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Postby S.F. Jude Terror » Sun Jan 25, 2009 6:54 pm

Strict31 wrote:Image


I've laid out most of the flats in this stage. Flats are flat colors. No shading, no highlighting. Though I've flattened this sample for viewing purposes, on the master, everything is separated into about 10 or 12 Layers. For example, Ahsoka's skin is on a different layer than her head-thingees. So, I can do whatever to one layer without the color bleeding onto the others.

Some pictures I've done have had 20 or more layers. Like this sum'bitch here:
Image

Pretty much everything was on its own individual layer in that pic. The people, the tiny little consoles and control panels, the windows on the shuttles, the symbols and writing on the decks and doors and so forth.

Lotta layers. And that can bog down file size and slow down every operation you perform. But anyway.

Here, you can see the upper walkway has a transparent section, which I'll mention later on.

As I mentioned earlier, I built a palette for my flat colors which you can partially see as little tiny dots of color.

The flat colors provide a base color. You can add some darkness or lightness to the base color, to get your shade and highlight colors. With some colors you don't need to go any lighter, because the Screen mode will be sufficient for highlighting. I suppose the same could alos be said for the Multiply mode when you're shading.

In my experience, if I'm coloring human skin, using multiply without first darkening the base color leads to shade tones that grow increasingly too red.

We don't necessarily have to worry about that here because obviously, Ahsoka's skin is supposed to be red. But habit has served me well.

Also, even though Vader's get-up is obviously black, when coloring, you don't want to go with absolute black or absolute white; if you do, it's all but impossible to do highlights and shading on absolute black or white colors.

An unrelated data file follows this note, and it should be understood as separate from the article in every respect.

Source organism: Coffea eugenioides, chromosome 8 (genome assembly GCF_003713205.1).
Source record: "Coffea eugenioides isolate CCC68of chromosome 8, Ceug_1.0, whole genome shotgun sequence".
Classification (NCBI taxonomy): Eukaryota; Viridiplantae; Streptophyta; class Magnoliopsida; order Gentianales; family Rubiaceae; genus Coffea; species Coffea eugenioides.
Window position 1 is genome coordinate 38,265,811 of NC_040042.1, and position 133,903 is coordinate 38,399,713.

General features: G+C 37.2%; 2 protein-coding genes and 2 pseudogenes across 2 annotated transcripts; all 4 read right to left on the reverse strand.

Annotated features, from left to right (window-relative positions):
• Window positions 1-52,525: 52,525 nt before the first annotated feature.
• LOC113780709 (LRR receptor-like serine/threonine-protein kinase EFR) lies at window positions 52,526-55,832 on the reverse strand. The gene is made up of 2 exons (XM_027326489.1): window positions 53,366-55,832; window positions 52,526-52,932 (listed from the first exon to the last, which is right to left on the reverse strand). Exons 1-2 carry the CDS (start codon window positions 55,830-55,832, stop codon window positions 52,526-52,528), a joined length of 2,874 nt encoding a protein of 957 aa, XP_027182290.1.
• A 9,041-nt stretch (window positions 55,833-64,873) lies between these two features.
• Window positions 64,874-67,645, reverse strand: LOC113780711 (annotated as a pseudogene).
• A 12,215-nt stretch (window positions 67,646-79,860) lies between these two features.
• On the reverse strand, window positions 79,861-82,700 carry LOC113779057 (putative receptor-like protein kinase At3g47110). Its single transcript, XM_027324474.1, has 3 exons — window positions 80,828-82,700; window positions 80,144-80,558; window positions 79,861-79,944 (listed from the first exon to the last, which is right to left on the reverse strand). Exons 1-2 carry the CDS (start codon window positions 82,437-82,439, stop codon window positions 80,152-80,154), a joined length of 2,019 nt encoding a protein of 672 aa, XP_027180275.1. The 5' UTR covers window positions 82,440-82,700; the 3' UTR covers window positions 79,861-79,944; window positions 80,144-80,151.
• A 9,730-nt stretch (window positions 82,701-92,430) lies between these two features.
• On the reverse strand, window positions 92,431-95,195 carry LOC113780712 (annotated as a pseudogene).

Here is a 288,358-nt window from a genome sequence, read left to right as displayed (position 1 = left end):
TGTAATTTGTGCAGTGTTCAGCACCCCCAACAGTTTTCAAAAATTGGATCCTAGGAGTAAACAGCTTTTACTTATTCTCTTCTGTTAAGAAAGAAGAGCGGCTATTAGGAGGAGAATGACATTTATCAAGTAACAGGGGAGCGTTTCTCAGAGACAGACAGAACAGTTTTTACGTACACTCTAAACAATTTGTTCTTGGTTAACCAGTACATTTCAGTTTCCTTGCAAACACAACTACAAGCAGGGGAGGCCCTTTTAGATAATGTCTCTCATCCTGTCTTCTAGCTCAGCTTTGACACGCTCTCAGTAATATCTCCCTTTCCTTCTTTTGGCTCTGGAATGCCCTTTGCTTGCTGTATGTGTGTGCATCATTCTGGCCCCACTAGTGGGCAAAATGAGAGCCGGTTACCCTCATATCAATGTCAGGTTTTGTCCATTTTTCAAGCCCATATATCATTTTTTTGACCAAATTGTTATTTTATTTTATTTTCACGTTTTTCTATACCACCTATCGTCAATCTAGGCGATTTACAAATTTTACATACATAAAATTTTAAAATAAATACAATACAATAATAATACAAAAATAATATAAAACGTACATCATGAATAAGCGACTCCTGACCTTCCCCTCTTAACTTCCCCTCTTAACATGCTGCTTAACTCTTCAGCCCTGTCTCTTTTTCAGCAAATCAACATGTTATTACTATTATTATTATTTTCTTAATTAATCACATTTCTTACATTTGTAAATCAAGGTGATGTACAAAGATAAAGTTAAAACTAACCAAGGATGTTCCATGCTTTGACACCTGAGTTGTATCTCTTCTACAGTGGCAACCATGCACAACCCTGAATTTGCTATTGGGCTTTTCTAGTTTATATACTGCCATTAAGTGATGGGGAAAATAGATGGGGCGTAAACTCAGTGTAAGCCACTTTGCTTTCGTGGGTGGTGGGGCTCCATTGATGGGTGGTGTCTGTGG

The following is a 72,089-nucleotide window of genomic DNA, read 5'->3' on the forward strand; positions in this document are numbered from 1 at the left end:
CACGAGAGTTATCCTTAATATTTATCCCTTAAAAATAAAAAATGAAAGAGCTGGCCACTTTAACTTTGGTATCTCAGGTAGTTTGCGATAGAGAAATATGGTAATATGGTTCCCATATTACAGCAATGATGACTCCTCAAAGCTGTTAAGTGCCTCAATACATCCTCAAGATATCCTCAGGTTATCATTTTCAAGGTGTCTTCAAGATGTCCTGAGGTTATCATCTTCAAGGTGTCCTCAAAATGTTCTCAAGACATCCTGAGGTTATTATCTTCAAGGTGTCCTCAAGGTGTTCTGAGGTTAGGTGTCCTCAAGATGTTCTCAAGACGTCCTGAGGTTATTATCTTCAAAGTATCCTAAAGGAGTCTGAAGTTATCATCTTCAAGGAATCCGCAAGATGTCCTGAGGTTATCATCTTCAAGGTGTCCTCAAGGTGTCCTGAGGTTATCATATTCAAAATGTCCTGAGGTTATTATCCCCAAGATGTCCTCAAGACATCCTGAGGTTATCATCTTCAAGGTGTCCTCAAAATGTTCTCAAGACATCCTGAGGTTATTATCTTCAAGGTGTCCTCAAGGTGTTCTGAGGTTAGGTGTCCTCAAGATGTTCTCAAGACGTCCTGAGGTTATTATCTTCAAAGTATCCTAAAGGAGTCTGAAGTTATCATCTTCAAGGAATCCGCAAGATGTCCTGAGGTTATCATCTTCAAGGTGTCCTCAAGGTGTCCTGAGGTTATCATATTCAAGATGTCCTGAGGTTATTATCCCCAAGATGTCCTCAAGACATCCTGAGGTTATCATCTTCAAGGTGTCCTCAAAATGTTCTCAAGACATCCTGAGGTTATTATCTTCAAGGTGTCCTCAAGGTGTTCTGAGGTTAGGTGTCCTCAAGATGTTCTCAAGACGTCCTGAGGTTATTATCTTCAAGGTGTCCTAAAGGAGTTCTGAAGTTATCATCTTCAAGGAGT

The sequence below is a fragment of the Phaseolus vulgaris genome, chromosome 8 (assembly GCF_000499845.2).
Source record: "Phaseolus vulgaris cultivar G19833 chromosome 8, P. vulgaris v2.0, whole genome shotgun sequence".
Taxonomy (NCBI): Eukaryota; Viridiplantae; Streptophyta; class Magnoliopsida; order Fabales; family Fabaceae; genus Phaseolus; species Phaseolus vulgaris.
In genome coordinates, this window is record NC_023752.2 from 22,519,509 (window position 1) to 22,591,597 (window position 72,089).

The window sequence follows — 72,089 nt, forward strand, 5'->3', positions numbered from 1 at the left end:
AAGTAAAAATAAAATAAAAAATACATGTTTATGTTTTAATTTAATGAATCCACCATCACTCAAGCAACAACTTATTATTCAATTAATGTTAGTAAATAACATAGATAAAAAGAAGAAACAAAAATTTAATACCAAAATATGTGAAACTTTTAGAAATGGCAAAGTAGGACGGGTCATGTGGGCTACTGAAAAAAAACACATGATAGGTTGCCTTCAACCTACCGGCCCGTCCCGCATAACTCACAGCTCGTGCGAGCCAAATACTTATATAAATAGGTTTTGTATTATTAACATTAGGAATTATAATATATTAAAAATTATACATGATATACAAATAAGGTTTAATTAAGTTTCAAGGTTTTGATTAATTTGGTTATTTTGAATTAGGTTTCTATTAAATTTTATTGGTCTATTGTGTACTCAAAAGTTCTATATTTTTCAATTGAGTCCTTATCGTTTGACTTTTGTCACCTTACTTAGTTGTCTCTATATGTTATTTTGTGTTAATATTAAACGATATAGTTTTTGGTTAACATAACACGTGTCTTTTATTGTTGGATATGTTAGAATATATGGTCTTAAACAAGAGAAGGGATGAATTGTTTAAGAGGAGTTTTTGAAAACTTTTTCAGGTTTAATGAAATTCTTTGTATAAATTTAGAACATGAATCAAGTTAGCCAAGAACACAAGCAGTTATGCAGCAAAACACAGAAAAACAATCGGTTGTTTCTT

So Vader's costume is laid out in a series of very dark grays.

With young anakin's holographic image, I'm gonna have that be partially transparent blue, to simulate the holograghic images from the movies.

Against a back ground scene, transparent coloring can be tricky. Leave it too transparent and it won't show up against the background. Build up too much color through highlighting and shading, and the transparency gets too opaque.

But I have a trick I'm gonna use to keep it from fading into the background.

Er...hopefully. Shit don't always go according to plan...


So when you're shading something, do you use another layer on top of the color layer set to multiply, and then paint with black, or do you do it another way?
Image
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Postby Strict31 » Sun Jan 25, 2009 7:59 pm

When I shade and highlight, I do so directly onto the layer containing the flat color itself. If i make a mistake, or shade or highlight too starkly, I can always just go back and undo the action, or slip into the history palet.
Image

"You must be proud, bold, pleasant, resolute,
And now and then stab, as occasion serves."


Edward II: Act 2 Scene 1, by Christopher Marlowe

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Postby S.F. Jude Terror » Sun Jan 25, 2009 8:05 pm

Strict31 wrote:When I shade and highlight, I do so directly onto the layer containing the flat color itself. If i make a mistake, or shade or highlight too starkly, I can always just go back and undo the action, or slip into the history palet.


Why do you use to shade and highlight though? Do you paint white and black on top of the colors, or a lighter or darker version of those colors?
Image
I LOVE BLUD BLOOD! - Rob Liefeld

Strict31
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Postby Strict31 » Sun Jan 25, 2009 9:03 pm

Jude Terror wrote:Why do you use to shade and highlight though? Do you paint white and black on top of the colors, or a lighter or darker version of those colors?


Lighter or darker versions of the base color.

I'll set the Gradient tool to fade to transparency, with around a 25% to 50% opacity. Lower opacity for more subtle shading/highlighting. Raise opacity for more intense shading/highlighting.

The danger is that sometimes, you can get a look that is too rendered.
Image

"You must be proud, bold, pleasant, resolute,
And now and then stab, as occasion serves."


Edward II: Act 2 Scene 1, by Christopher Marlowe